I think a better film could be made from this material (and I’ve seen some discussion that the 1986 TV movie does that). But I’m not entirely sure one could be made that feels as urgent and harrowing as this one. There’s a scene where police are sweeping the floors of a Black tenement, driving the terrified residents through the hallways for no reason but intimidation; the camera work pans across the exterior windows and zigzags up the floors of the building, showing how brutal this action is. In another scene, a fire hose is turned on Bigger, and it’s impossible to watch this without thinking of footage of protests during the civil rights movement and how this was a tool for controlling and harming Black people. Despite the flaws of this film, it’s immensely powerful as a visual representation of structural racism.

For additional context I recommend film writer Odie Henderson’s article about his reaction to the film when he first saw it in 2013. I can give you my impressions, but I’m a white woman and there are things I can’t fully grasp, regardless of my commitment to anti-racism.

Noir Alley February 6, 2021: The Killer That Stalked New York

This is the first installment of a new project to write a review each week of the films of Noir Alley, the weekly broadcast of a noir or noir-adjacent film on TCM hosted by Eddie Muller. I’m borrowing an idea from film & TV critic Matt Zoller Seitz and limiting each review to roughly 30 minutes of writing, as much because I’m not up for a long writing stretch at 11 p.m. on a Saturday night as for any real discipline.

The Killer That Stalked New York, 1950

This movie folds a noirish plot about a jewel thief and her cheating husband into a documentary-style narrative inspired by the 1947 smallpox outbreak in New York City. The two are tied together by having the jewel thief be the smallpox carrier who infects the city. It’s a…novel way to frame a story, to be sure.

Evelyn Keyes is Sheila Bennet, who returns from Cuba with a packet of smuggled diamonds and a nasty headache. She’s being tailed by a fed who suspects her, so she puts the diamonds in the mail, calls her husband, and then heads to a flophouse hotel to lose the cop. But she starts to feel really sick, so a smarmy bellboy sends her off to a nearby clinic. The clinic staff, with no reason to suspect something as dire as smallpox, gives her some medicine to prop her up. And Sheila heads out into the streets for a nightmare of infectious contacts before going home, where her husband has spent her time away canoodling with her sister. Meanwhile a little girl Sheila interacted with at the clinic comes down with a horrible headache, high fever, and rash, sending the clinic staff on a hunt for the cause.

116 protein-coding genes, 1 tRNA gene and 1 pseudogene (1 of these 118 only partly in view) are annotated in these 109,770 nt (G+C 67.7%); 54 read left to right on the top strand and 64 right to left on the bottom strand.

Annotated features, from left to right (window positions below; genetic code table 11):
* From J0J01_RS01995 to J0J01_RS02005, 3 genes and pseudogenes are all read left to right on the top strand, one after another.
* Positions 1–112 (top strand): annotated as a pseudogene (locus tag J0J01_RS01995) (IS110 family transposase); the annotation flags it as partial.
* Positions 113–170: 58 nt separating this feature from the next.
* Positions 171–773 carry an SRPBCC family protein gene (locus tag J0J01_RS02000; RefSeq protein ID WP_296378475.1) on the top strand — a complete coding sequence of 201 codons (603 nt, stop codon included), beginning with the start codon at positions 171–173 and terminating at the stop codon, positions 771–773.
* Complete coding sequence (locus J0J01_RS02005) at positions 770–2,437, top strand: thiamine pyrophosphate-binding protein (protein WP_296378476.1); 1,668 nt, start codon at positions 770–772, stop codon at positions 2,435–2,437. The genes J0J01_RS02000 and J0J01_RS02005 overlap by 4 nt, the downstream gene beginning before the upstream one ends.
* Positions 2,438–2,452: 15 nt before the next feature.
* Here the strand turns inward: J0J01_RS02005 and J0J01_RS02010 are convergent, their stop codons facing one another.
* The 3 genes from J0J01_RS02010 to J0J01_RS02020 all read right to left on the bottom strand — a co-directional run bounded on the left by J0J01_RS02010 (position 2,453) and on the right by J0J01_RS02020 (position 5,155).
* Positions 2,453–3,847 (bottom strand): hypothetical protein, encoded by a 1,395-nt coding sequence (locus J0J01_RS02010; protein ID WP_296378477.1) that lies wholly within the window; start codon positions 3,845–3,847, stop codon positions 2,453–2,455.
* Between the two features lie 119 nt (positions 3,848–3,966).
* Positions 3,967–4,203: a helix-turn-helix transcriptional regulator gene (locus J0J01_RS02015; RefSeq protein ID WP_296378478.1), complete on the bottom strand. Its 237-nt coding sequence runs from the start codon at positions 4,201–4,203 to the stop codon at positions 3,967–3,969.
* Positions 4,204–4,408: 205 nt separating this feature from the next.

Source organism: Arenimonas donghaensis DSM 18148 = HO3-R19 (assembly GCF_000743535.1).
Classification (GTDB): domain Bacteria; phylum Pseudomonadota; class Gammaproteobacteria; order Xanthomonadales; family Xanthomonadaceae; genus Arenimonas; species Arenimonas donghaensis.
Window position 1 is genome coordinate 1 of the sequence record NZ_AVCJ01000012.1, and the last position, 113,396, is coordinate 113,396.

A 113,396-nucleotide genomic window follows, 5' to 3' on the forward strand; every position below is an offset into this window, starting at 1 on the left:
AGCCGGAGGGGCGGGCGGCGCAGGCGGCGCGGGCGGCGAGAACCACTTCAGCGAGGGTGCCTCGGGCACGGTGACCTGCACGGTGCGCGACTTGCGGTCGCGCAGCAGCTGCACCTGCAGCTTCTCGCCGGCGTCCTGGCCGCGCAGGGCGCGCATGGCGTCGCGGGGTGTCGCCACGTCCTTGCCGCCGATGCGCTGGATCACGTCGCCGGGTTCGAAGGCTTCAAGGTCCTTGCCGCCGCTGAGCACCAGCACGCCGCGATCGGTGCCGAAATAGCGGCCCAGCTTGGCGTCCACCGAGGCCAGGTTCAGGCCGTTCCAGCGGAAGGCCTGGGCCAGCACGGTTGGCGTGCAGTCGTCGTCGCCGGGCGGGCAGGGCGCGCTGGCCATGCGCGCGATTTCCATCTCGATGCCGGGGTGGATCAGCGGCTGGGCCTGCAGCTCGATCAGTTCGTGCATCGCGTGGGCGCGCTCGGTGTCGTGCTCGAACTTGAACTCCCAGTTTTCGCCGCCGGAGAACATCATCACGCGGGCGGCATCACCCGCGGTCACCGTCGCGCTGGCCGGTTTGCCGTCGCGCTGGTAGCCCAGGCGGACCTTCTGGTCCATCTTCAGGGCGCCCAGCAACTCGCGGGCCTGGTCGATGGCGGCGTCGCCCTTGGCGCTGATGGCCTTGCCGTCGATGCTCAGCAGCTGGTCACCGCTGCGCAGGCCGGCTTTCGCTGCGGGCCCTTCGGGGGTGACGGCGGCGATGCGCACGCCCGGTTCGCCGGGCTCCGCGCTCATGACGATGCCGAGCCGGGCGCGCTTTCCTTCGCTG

This is a really odd film. The noir plot is serviceable enough, with the husband (played by Charles Korvin) becoming progressively more despicable and leaving double-crosses, suicide, and possible murder in his wake. And the scenes of Sheila wandering around the city unknowingly infecting people are extremely tense, with excellent framing and pacing. The film was shot on location and the real-life New York settings bring a sense of realness and place that anchor the story.

The other part of the film is about issues that are painfully valid right now: diagnosing the mystery illness, contact tracing, mass vaccination campaigns (complete with anti-vaxxers), vaccine shortages and supply-chain issues. It’s framed in documentary style with montages that include footage from 1947 and public-health campaign signs, exposition via long imperious voiceover, and ponderous speeches from actors playing various public health officials. The noir plot disappears for long stretches of time and feels odd and out of place when it comes back. Nothing about the film ever entirely comes together.